Mumbai: The Centre slashed goods and services tax rates to avoid a drubbing in the Gujarat polls, the Shiv Sena claimed today while dubbing the Bharatiya Janata Party an “expert in gaining political mileage and publicity” from any issue.
In the biggest goods and services tax rejig yet, tax rates on over 200 items were cut on November 10 to provide relief to consumers and businesses. As many as 178 items of daily use were shifted from the top tax bracket of 28 per cent to 18 per cent, while a uniform 5 per cent tax was prescribed for all restaurants.
Questioning the timing, the Sena asked the Central government why it decided to “bow down” now.
“These people are experts in gaining political mileage and publicity out of any issue,” it said in the party mouthpiece Saamana.
“Why did this government, which had said (it) won’t compromise on the issue (of GST) and would ignore protests, now bow down? The answer to this lies in the staunch opposition they are facing in Gujarat polls,” it said.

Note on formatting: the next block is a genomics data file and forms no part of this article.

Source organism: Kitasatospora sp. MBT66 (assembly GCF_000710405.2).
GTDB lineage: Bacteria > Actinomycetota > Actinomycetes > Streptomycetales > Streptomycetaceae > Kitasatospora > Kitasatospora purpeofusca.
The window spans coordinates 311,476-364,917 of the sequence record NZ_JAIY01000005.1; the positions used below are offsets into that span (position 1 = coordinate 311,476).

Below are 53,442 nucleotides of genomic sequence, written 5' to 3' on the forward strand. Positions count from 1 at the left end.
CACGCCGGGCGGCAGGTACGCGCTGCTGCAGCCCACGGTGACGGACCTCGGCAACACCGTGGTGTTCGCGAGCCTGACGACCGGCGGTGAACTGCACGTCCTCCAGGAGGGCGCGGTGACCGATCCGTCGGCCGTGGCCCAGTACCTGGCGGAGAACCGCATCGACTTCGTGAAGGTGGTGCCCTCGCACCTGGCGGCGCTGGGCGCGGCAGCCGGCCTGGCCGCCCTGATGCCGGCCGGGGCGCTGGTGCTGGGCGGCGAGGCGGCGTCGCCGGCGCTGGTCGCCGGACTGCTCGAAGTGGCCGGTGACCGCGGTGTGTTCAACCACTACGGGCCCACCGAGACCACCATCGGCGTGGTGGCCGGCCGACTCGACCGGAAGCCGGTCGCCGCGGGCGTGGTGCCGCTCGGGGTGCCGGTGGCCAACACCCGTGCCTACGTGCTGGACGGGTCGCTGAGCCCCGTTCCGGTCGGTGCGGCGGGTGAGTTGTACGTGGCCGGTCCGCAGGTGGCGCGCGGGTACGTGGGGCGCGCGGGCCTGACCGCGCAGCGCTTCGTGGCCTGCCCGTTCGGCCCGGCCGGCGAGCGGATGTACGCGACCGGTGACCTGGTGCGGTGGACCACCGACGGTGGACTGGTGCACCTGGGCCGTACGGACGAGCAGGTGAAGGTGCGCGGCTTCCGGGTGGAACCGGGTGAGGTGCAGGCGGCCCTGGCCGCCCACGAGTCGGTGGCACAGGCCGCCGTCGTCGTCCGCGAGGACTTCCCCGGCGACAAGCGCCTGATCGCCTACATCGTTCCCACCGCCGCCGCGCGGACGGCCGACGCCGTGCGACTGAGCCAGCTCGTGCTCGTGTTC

The Sena claimed that BJP leaders are not being allowed to enter villages in Gujarat and conduct press conferences, and their posters are being removed.
The NDA constituent added that chief ministers of various states along with central ministers will leave the country’s affairs in a lurch to participate in the campaigning in Gujarat.
“There will be a lot of money spent as well.”
The GST has increased inflation and upset the budgets of common people. “…people who are praising the troubled economy are enemies of the nation,” the Sena said.
The GST has “broken the backs” of poor people and small traders, and this has increased anger in the country. Small traders have hit the streets in Gujarat and been beaten up with lathis, the editorial said.
“The fear that it will have to bear the brunt of these lathis and that none of Prime Minister (Narendra) Modi’s campaigns will work made the government bend on GST,” it claimed.
Polling for the two-phase assembly elections in Gujarat will take place on December 9 and 14, and votes will be counted on December 18.